Mediation is a very important tool during divorce proceedings. Not only can mediation result in less trauma, but children can also benefit greatly from it. Many legal practitioners encourage their clients to attend mediation before resorting to litigation, however there can never be guarantees that mediation will indeed work during divorce proceedings. Besides there being no guarantee that mediation will bear fruitful results, mediation can also be costly and sometimes time consuming. It is for that reason couples often reject mediation, despite it being an important facet of a divorce. This article will seek to explain and expand on the reasons why couples reject mediation and the importance of mediation in divorce matters.
What is mediation?
Mediation is a process whereby two parties will meet with an independent third party, called a mediator, to discuss their issues, disputes and disagreements. The mediator will then make recommendations for the parties to consider on a way forward for the parties to reach an agreement and / or potential agreement.
Three main reasons couples reject mediation during divorce:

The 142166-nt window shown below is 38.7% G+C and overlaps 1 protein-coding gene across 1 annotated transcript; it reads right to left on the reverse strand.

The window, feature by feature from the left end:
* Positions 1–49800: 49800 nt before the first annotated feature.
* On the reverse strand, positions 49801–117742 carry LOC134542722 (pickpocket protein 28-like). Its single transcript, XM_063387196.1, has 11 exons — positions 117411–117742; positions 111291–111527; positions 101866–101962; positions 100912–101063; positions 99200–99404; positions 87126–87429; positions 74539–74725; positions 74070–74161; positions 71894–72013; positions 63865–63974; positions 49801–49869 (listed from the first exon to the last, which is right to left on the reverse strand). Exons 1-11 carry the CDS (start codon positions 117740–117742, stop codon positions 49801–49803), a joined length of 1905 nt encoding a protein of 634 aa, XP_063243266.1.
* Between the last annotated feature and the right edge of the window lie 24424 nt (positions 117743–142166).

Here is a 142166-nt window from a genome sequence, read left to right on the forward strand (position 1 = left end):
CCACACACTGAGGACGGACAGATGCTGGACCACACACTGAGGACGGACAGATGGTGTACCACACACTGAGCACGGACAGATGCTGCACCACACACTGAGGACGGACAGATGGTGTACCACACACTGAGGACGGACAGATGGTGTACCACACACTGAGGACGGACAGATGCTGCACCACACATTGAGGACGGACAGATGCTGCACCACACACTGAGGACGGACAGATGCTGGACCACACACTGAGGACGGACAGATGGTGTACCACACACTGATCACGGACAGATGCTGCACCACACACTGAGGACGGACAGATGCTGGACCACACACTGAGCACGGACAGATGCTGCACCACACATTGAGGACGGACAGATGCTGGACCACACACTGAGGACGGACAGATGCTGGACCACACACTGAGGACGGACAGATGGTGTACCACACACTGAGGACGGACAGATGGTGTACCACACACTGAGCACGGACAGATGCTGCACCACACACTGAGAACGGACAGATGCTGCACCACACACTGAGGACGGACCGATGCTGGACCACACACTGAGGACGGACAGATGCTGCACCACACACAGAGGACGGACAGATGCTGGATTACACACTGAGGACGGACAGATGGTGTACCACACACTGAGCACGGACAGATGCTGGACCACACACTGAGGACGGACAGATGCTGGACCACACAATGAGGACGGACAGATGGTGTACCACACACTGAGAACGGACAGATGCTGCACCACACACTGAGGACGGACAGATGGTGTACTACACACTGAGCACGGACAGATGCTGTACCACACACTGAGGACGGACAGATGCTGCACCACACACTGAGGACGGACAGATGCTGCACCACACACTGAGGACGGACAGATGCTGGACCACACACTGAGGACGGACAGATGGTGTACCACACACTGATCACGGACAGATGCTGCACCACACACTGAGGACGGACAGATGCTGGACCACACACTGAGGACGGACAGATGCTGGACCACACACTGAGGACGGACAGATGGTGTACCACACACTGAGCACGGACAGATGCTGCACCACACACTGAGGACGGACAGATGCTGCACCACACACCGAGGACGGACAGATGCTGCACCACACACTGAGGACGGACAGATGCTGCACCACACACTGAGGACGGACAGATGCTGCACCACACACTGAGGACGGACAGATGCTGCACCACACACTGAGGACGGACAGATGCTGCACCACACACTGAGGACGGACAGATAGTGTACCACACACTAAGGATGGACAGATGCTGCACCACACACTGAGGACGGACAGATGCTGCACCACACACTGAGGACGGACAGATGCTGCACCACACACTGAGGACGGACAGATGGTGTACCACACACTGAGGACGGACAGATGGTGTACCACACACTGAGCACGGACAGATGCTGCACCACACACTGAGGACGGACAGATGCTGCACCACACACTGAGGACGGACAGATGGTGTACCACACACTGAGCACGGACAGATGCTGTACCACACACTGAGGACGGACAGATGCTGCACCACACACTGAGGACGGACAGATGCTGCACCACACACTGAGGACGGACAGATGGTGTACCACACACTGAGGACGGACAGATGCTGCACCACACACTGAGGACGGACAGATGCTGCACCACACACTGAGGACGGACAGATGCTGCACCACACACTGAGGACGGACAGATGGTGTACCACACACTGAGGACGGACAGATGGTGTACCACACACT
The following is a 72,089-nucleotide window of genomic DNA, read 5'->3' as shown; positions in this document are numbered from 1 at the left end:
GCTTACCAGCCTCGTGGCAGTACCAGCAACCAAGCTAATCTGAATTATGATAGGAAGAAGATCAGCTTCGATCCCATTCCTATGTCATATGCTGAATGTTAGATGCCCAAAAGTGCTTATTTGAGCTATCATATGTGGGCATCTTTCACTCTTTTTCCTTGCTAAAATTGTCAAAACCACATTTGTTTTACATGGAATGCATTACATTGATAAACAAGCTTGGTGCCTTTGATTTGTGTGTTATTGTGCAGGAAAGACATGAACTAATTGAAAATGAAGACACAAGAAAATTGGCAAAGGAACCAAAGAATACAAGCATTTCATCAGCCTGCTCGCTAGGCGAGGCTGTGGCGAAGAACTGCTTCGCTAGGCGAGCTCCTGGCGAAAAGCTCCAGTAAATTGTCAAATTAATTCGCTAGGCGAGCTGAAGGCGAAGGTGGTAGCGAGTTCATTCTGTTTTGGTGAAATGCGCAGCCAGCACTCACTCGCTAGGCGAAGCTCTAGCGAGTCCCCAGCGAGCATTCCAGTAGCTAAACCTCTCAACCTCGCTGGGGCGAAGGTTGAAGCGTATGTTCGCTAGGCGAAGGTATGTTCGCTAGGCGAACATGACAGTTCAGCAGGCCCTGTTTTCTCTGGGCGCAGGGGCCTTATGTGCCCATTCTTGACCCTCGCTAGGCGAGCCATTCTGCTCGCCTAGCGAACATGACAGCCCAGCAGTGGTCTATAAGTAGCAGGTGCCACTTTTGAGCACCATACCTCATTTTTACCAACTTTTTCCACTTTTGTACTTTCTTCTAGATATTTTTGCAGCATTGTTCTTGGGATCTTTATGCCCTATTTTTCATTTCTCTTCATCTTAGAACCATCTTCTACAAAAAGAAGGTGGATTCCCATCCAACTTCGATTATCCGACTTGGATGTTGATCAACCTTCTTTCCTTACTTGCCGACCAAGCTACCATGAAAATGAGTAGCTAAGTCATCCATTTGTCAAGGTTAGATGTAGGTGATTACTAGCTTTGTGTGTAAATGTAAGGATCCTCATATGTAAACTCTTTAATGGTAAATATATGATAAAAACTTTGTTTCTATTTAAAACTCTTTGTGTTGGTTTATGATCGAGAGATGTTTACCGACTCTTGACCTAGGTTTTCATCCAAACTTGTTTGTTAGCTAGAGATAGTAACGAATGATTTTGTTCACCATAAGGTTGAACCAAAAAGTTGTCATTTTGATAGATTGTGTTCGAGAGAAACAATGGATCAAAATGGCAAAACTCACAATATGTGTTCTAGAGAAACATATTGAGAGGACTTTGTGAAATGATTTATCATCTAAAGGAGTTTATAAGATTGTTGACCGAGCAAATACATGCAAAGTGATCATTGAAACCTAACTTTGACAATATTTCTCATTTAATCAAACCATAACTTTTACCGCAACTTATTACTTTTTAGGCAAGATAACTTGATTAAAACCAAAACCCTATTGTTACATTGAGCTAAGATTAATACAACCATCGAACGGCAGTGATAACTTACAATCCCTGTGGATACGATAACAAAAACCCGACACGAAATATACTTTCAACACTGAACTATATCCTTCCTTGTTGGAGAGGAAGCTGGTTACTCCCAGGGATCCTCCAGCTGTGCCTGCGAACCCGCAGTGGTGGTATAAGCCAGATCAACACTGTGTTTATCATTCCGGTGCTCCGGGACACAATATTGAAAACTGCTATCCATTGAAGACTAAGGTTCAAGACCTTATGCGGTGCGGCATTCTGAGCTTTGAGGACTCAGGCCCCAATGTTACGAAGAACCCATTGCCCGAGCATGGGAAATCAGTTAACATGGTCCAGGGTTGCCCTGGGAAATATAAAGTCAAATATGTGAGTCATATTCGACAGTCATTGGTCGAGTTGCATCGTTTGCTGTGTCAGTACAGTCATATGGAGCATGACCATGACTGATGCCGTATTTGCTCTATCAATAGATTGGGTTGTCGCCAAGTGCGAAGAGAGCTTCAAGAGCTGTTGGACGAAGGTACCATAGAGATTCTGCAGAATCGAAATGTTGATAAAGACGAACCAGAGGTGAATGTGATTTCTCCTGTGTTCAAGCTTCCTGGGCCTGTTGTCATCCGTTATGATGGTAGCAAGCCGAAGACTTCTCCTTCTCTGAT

Despite mediation being an important process during divorce, there are many couples who reject mediation. The three main reasons that couples reject mediation are as follows:
- Mediation can be costly, depending on which mediator parties make use of. In most cases, parties agree that the costs of mediation be split equally amongst themselves;
- Mediation can take long, depending on the amount of issues the parties have to discuss and potentially agree on – More than one mediation session may be necessary; and
- Because divorces are complicated in nature, both parties are seeking outcomes favourable for themselves, and with neither party being willing to compromise and / or capitulate on what it is they want out of the divorce proceedings, they reject mediation.
Why is mediation important in divorce proceedings?
There have been many cases which have dealt with the importance of meditation in divorce matters and / or Family Law matters in general. The most common judgment in this regard is the case of Brownlee v Brownlee, adjudicated upon in the South Gauteng High Court in Johannesburg by Acting Judge Brassey.
Brassey J focused on two aspects:
- The duty of parties to attempt to mediate; and
- The obligation of legal representatives to encourage mediation with their clients before proceeding to acrimonious litigation.
The case of Brownlee v Brownlee made noise about the potential benefit of mediation and went a step further by capping the fees of the attorneys in this case because they had failed to advise their respective clients of mediation at an early stage.
In essence, mediation is important in divorce and / or Family Law matters. Not only is there a duty on parties to consider mediation, but there is an even bigger duty on attorneys to encourage mediation. Mediation can have many benefits not only for the parties themselves, but also for the children, if any are involved. Mediation should be the first step parties consider before instituting divorce proceedings.